August 28, 2019
Proposed Budget Increases Health Care Delivery Spending for Growing Low Income Population
(Austin) – The Central Health Board of Managers voted Wednesday to set the maximum tax rate for Fiscal Year 2020 at 6.9% over the No New Revenue tax rate, which will generate $214.9 million in property taxes to pay for health care services for Travis County residents with low income.
The No New Revenue Rate, previously known as the effective tax rate, is the rate that generates the same amount of tax revenue as the previous year. For a Travis County home with an average taxable homestead value of $347,655, the annual increase would be $23.07, or about $2 a month.
“It’s a balancing act,” said Dr. Guadalupe Zamora, board chair, Central Health. “The demand for health care services increases every year, but so does the cost of living for Travis County taxpayers. Our board was determined to adopt a tax rate that would be fair and effective.”
The tax rate would be 10.5573 cents per $100 of assessed property value, and includes an operating tax rate of 10.4906 cents, and a debt service rate of .0667 cents. The proposed tax rate would support Central Health’s proposed $290.8 million budget, of which $278.1 million pays for health care delivery – a 12.4% increase compared to FY19. Nearly 96% of Central Health’s budget will fund health care delivery for low income Travis County residents, while 4% goes towards administrative costs.
Financial Challenges Ahead
Central Health’s seven-year financial forecast reveals looming challenges. The Delivery System Reform Incentive Payment program (DSRIP) is beginning to wind down, and the financial loss to Central Health will be substantial. Part of the 1115 Medicaid waiver, the DSRIP program was established in 2011 to provide incentives for health care improvements and direct more funding to hospitals serving large numbers of uninsured patients. Over the coming years – in order to maintain current levels of care – Central Health will have to replace approximately $62 million in DSRIP funding that helps pay for local safety net health care. Currently there are no plans by the state or federal government to replace DSRIP.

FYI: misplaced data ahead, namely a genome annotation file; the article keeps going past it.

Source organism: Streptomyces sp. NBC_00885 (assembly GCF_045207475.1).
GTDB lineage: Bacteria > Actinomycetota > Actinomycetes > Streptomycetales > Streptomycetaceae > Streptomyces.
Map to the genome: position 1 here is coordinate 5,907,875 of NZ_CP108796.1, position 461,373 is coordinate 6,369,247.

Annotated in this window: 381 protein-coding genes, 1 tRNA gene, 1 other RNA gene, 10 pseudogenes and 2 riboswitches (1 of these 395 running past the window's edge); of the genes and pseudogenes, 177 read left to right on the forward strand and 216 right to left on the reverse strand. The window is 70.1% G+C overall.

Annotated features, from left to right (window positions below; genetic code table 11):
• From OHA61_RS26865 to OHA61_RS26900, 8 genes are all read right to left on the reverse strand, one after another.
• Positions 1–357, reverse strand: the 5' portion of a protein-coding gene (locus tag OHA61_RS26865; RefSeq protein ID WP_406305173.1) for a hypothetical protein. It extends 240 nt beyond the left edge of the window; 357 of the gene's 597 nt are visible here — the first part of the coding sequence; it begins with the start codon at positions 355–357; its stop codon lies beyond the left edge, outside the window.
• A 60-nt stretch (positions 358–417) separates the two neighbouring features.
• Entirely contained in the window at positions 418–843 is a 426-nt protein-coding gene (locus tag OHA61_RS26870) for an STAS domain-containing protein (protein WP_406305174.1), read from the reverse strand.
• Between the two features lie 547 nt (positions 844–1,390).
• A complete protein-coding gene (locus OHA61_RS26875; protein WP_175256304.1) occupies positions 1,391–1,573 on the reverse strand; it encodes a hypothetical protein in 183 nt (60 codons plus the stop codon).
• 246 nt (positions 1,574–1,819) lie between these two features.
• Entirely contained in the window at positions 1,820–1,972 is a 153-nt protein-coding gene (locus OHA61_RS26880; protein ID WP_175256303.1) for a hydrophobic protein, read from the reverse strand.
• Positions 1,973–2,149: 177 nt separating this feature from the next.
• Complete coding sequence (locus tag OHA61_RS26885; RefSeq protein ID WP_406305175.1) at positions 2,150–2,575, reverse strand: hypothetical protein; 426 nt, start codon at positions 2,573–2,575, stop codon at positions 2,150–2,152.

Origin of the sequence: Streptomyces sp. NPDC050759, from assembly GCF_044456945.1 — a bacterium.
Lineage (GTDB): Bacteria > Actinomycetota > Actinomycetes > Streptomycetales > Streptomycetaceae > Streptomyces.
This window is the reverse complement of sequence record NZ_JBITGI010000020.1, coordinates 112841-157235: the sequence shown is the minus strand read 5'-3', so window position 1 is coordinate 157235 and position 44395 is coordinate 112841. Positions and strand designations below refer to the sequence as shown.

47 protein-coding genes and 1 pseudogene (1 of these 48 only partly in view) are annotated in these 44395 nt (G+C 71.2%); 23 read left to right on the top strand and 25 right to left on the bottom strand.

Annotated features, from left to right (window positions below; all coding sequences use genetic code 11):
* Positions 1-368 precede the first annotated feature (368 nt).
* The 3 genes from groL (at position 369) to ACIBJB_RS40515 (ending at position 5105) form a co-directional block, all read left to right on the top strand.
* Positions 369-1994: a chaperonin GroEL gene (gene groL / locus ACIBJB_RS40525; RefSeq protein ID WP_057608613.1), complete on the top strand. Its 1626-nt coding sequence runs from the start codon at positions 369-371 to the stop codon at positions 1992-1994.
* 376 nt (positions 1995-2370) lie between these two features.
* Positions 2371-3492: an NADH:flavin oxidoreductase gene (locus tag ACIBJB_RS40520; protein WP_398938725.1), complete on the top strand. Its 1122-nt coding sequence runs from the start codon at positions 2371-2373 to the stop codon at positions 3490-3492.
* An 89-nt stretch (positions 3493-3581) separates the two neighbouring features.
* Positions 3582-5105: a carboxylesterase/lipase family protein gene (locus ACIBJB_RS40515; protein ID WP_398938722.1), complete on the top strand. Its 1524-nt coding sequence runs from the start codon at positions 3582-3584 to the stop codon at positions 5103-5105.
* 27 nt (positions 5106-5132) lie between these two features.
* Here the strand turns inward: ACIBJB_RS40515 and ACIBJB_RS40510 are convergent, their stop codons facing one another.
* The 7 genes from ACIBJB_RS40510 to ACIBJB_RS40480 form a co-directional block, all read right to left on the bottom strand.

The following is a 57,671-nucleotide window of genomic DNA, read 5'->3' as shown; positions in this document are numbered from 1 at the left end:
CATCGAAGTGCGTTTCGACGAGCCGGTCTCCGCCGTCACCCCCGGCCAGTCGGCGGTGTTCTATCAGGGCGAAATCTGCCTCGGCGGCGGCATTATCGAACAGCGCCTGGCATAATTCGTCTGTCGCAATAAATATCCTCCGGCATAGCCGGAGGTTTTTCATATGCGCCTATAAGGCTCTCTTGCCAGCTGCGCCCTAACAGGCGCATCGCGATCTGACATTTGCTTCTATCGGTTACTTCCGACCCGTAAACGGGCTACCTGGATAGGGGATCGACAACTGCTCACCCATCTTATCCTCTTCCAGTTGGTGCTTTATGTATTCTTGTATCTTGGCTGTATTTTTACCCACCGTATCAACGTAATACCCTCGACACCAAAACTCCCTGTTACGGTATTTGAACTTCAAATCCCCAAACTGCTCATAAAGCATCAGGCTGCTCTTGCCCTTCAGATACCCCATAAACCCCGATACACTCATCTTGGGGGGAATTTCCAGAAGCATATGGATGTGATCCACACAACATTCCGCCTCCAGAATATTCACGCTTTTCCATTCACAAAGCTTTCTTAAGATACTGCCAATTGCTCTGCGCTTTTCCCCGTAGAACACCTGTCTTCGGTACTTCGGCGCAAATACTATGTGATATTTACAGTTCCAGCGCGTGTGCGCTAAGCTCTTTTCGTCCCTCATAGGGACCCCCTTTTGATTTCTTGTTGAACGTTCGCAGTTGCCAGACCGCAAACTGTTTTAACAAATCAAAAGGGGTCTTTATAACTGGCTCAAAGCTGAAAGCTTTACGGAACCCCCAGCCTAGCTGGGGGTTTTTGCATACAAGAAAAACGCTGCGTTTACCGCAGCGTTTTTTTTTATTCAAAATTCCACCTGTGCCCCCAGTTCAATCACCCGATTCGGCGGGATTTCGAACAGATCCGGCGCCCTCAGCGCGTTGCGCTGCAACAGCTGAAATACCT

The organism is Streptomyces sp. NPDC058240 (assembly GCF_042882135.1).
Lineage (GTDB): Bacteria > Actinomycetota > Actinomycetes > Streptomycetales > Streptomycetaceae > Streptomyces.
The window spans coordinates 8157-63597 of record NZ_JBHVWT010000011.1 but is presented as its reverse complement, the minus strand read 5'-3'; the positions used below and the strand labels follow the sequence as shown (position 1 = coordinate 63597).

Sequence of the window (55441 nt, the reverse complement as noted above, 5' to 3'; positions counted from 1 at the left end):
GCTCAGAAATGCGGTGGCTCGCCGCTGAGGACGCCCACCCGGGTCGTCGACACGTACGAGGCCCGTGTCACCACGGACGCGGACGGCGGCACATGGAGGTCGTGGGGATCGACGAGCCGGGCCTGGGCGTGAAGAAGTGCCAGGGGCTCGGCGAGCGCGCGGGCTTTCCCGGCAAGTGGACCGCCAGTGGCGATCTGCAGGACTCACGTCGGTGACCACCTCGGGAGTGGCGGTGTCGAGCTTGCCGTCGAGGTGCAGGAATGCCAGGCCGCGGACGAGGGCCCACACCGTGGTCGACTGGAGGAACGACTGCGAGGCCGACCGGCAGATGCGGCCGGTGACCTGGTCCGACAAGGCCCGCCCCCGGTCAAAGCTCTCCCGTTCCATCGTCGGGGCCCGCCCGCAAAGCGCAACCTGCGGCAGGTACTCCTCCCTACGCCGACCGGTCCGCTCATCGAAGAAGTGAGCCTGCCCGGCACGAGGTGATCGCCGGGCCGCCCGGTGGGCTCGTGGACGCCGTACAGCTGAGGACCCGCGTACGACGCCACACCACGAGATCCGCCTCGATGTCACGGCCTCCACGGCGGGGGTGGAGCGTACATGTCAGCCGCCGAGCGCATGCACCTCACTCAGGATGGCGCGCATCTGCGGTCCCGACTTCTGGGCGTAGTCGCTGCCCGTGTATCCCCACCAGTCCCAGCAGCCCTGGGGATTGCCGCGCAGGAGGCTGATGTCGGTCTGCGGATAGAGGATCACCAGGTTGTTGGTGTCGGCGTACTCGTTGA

“When the Delivery System Incentive Reform Payment program eventually goes away, it will have a significant impact on our budget, “said Mike Geeslin, president and CEO of Central Health. ”The board asked our staff to look seven years down the road as we prepared next year’s budget and proposed tax rate. Here’s what we know: our patient population will continue to grow as it has almost every year, we will continue to expand health care services in underserved communities, and we’ll receive fewer federal dollars to pay for local health care.”
At the same time, Geeslin said Central Health must maintain adequate reserves so the healthcare district is prepared to deal with the unexpected.
As the healthcare district for Travis County, the Travis County Commissioners Court has final approval of Central Health’s budget and tax rate, with a vote expected Sept. 24. Central Health will host two public hearings on the tax rate and budget at 5:30 p.m., Sept. 11 and Sept. 18.
- Sept. 11: Public Hearing
- Sept. 18: Second Public Hearing and Central Health Board of Managers adopt budget.
- Sept. 24: Travis County Commissioners approve budget.
- Sept. 25: Central Health Board of Managers adopt tax rate.
- Oct. 1: Travis County Commissioners approve tax rate.
To learn more about the budget visit centralhealth.net/finance/fy-2020-budget.